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Old 09-16-2008, 02:02 PM
 
Location: "The Sunshine State"
4,334 posts, read 12,717,728 times
Reputation: 3044

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Quote:
Originally Posted by todd72173 View Post
I think we are heading towards depression. Nobody wants to admit it, but show me something that proves otherwise. This country is a disaster and no, its not the same as other times when housing market went down. This is totally different than before. Prepare for the worst and expect it.
I agree Todd....I see the writing on the wall. Politics will also play a big part in a bigger downfall...but I will not even go there! I just hope the citizens of the USA are smarter this time around!
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Old 09-16-2008, 02:59 PM
 
Location: The Garden State
903 posts, read 2,590,395 times
Reputation: 800
There's an old saying....."It's a recession when your neighbore lose's his job but it's a depression when you lose your job".

I really can't see home price's coming down as dramaticly as as people are predicting. The way I see it everything is going up, building material, trasportation, ect... I just can't see everything else going up in price and housing going down. I can see it in going down in the short term but not for people who plan on holding on to there homes for the long term. Anyway thats just my opinion.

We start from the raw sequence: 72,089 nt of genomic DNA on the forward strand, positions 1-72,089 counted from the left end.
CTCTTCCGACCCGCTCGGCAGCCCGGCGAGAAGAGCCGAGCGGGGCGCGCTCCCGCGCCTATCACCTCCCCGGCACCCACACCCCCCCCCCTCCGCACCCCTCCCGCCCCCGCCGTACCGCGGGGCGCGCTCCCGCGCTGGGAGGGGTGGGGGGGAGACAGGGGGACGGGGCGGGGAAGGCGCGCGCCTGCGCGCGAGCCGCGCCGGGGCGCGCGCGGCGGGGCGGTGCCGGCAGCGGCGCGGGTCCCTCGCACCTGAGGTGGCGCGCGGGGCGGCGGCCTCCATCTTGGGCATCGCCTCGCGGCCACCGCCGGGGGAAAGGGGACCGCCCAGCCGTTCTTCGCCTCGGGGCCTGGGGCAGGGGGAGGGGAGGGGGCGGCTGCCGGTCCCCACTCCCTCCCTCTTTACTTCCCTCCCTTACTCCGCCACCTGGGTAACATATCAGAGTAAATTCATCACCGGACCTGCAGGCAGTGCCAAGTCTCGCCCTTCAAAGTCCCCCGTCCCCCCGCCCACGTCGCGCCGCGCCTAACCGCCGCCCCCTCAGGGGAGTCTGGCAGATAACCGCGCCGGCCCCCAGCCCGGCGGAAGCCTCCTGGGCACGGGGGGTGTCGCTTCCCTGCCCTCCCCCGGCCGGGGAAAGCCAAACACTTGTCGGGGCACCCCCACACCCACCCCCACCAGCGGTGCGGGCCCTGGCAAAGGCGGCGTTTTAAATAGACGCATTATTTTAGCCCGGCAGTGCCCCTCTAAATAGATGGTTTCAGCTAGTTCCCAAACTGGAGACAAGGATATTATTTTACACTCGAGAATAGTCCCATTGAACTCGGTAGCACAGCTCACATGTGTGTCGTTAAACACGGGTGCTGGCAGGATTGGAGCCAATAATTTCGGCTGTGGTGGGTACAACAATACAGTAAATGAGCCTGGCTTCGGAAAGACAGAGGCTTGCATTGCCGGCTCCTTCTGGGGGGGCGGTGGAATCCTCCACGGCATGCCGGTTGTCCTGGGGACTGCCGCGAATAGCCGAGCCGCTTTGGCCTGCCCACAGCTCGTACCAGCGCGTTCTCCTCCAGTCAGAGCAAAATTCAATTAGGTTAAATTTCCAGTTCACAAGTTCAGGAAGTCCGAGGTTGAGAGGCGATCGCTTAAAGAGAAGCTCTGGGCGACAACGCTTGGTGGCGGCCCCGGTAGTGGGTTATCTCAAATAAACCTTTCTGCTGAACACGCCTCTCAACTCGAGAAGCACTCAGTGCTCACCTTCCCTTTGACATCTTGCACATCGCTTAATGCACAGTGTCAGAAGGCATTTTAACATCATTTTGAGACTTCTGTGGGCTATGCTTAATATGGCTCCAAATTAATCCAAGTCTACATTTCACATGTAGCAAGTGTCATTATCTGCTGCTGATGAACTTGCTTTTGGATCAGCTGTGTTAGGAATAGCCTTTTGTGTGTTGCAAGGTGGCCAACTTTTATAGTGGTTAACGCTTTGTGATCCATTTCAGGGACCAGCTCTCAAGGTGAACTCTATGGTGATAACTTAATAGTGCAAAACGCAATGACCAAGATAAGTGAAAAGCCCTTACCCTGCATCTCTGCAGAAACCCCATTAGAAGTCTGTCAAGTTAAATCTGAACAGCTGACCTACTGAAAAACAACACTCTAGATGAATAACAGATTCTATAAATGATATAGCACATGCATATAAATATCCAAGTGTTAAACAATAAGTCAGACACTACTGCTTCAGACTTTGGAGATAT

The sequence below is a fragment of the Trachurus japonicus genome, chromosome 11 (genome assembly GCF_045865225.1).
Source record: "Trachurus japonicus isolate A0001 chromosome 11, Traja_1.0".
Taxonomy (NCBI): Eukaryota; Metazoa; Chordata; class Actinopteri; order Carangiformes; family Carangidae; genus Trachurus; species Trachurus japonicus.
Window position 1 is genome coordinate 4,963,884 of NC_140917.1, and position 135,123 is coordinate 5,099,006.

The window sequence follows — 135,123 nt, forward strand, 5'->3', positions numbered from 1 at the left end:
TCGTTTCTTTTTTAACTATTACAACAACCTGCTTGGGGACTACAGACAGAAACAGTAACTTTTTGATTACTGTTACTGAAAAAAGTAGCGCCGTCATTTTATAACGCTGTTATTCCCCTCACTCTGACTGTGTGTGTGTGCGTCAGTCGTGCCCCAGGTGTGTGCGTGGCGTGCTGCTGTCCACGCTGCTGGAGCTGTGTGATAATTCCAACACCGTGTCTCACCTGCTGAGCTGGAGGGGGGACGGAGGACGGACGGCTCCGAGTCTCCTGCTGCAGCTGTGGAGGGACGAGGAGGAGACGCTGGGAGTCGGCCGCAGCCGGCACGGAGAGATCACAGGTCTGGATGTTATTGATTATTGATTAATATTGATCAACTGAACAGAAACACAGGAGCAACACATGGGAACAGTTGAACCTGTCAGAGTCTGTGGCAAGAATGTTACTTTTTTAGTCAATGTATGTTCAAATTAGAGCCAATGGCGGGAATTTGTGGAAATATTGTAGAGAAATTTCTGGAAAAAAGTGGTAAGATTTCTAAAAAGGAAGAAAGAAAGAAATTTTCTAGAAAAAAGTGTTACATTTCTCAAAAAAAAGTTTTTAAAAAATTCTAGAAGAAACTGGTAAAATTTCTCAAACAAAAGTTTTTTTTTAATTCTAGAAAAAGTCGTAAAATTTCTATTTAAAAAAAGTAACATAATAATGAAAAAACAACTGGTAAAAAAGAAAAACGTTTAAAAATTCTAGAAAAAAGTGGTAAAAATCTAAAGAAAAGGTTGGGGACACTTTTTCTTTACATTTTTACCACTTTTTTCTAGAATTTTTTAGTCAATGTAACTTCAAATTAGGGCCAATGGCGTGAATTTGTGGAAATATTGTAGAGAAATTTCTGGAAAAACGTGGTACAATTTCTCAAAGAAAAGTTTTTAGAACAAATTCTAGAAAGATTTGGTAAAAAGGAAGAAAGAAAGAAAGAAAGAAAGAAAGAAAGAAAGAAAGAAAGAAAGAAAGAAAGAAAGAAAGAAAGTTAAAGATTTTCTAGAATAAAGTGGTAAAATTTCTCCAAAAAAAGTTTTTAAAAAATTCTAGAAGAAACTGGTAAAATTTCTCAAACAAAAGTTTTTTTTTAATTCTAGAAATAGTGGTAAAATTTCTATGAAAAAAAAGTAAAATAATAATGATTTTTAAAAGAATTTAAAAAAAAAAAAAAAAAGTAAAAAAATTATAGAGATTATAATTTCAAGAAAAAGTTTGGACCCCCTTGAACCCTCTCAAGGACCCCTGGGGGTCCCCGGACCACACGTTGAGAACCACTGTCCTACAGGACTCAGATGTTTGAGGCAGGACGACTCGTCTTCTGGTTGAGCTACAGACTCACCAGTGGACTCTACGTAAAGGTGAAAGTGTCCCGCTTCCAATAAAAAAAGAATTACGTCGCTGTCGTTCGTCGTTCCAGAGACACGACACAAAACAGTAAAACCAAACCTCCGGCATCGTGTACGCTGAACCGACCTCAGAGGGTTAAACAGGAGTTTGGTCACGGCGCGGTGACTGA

I'm just glad I listened to my Dad when he told me to learn a trade so I would always have something to fall back on. I know I'm going to make sure my kids learn a usefull trade that can't be outsourced just in case.
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Old 09-16-2008, 03:02 PM
 
5,340 posts, read 12,987,119 times
Reputation: 1173
Stone - that's a very smart idea. Learn something that can not be off-shored. Not bad advice at all.
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Old 09-16-2008, 04:47 PM
 
Location: New Milford, NJ
1,452 posts, read 2,947,950 times
Reputation: 1009
To EEPNJ,

Yes, I had help from my parents, but perhaps you missed the part where I said HOWEVER, I could have refinanced the house and afforded the mortgage anyway ALL BY MY LITTLE LONESOME SELF, because although my son was kicked out of daycare, I eventually took a weekend position at my job to make extra money and eventually by working weekends and nights and all kinds of hours my ex and I had roughly the same income. We bought the house in 2000 (I did all of the mortgage financing by myself) at a time when the real estate market here was already ridiculous and climbing before I was able to earn as much as he did, that took several years.